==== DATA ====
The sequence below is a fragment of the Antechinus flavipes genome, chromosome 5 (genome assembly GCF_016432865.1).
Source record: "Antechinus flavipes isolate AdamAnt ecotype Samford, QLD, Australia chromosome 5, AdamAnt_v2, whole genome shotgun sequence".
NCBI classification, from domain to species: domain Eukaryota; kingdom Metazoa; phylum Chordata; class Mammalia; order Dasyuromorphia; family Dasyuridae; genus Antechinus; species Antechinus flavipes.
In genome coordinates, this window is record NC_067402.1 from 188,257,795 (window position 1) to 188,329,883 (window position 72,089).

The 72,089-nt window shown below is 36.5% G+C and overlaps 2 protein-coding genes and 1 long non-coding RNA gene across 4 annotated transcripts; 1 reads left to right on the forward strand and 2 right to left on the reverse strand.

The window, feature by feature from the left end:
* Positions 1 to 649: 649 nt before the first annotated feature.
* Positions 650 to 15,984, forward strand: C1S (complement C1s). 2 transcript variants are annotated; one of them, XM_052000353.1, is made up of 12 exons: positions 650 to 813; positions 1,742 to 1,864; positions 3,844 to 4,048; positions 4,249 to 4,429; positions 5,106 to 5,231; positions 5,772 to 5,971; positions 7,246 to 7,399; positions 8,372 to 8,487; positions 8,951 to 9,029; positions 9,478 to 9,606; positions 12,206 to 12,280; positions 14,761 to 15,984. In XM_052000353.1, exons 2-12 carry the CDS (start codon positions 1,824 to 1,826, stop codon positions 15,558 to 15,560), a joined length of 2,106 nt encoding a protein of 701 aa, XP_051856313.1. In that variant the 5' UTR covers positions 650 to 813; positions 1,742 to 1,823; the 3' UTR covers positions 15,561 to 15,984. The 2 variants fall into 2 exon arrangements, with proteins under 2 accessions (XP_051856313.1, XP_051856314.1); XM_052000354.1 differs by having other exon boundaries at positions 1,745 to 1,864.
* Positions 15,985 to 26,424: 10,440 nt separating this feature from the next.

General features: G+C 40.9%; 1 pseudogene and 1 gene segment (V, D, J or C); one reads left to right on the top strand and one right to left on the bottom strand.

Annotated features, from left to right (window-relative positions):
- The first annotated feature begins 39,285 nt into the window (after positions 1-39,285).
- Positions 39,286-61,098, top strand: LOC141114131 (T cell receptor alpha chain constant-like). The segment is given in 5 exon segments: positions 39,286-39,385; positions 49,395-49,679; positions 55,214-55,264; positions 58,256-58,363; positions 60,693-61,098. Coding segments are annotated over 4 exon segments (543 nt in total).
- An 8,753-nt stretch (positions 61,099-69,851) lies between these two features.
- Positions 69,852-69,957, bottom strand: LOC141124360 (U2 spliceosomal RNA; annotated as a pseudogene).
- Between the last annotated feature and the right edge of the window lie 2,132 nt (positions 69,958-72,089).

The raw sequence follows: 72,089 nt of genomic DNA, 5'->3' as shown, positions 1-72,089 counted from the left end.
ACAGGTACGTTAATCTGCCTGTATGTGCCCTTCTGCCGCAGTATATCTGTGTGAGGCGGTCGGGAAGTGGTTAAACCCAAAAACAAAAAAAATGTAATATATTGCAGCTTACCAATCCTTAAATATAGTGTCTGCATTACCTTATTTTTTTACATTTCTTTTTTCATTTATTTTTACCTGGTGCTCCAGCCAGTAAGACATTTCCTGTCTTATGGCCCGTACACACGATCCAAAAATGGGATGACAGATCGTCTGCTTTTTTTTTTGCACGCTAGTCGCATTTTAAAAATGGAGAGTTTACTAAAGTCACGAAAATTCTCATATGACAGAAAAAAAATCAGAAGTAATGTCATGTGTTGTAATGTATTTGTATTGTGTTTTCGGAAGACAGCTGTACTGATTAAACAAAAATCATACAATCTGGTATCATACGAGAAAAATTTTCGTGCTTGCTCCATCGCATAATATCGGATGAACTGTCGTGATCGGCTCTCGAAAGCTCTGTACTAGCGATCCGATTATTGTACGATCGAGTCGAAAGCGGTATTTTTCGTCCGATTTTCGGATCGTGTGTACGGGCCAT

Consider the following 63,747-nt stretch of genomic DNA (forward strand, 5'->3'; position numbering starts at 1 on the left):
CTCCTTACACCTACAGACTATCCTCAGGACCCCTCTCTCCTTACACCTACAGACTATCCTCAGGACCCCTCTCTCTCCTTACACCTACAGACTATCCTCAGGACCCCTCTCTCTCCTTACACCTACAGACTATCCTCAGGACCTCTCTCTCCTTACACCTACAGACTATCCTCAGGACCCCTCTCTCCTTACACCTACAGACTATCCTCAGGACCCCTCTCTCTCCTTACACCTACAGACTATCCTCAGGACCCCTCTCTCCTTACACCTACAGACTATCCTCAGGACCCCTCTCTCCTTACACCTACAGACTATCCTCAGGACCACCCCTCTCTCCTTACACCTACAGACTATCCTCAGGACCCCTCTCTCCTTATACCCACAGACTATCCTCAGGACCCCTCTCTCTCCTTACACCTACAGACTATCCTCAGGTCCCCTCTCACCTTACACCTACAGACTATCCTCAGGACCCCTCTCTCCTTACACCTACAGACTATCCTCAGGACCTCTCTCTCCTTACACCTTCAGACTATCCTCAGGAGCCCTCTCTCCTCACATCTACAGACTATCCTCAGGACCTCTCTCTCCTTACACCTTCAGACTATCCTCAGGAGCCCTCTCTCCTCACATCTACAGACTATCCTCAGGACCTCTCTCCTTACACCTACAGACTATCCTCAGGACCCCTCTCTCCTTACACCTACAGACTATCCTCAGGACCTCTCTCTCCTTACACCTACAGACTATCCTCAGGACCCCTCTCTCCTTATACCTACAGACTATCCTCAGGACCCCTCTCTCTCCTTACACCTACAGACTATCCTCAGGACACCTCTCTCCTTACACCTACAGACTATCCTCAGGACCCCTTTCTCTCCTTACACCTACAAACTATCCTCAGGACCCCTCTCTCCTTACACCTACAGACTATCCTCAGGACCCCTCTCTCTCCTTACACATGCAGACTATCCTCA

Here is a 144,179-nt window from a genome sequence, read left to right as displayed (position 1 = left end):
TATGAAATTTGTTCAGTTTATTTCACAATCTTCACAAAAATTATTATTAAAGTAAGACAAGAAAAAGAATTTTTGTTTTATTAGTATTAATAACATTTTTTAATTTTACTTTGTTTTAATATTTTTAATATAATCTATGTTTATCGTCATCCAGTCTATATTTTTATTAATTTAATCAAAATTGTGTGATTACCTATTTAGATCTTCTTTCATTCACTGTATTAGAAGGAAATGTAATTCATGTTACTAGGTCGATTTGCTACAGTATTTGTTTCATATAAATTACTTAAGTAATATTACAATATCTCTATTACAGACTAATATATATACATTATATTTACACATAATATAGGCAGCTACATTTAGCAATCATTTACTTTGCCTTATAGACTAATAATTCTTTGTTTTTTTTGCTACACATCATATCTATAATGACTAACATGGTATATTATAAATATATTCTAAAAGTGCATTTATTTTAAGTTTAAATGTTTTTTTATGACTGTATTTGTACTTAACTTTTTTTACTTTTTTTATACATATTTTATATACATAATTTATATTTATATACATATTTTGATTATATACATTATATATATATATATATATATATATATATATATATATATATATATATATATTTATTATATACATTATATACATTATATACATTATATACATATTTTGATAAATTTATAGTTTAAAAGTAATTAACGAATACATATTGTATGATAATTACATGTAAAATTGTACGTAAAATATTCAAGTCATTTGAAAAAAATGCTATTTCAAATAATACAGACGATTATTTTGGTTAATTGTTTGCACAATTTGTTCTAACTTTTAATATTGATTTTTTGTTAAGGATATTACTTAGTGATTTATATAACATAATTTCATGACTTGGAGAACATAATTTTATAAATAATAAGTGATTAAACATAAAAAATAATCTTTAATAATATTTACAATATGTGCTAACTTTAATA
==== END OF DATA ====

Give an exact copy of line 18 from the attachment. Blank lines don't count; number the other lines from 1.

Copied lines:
ACAGGTACGTTAATCTGCCTGTATGTGCCCTTCTGCCGCAGTATATCTGTGTGAGGCGGTCGGGAAGTGGTTAAACCCAAAAACAAAAAAAATGTAATATATTGCAGCTTACCAATCCTTAAATATAGTGTCTGCATTACCTTATTTTTTTACATTTCTTTTTTCATTTATTTTTACCTGGTGCTCCAGCCAGTAAGACATTTCCTGTCTTATGGCCCGTACACACGATCCAAAAATGGGATGACAGATCGTCTGCTTTTTTTTTTGCACGCTAGTCGCATTTTAAAAATGGAGAGTTTACTAAAGTCACGAAAATTCTCATATGACAGAAAAAAAATCAGAAGTAATGTCATGTGTTGTAATGTATTTGTATTGTGTTTTCGGAAGACAGCTGTACTGATTAAACAAAAATCATACAATCTGGTATCATACGAGAAAAATTTTCGTGCTTGCTCCATCGCATAATATCGGATGAACTGTCGTGATCGGCTCTCGAAAGCTCTGTACTAGCGATCCGATTATTGTACGATCGAGTCGAAAGCGGTATTTTTCGTCCGATTTTCGGATCGTGTGTACGGGCCAT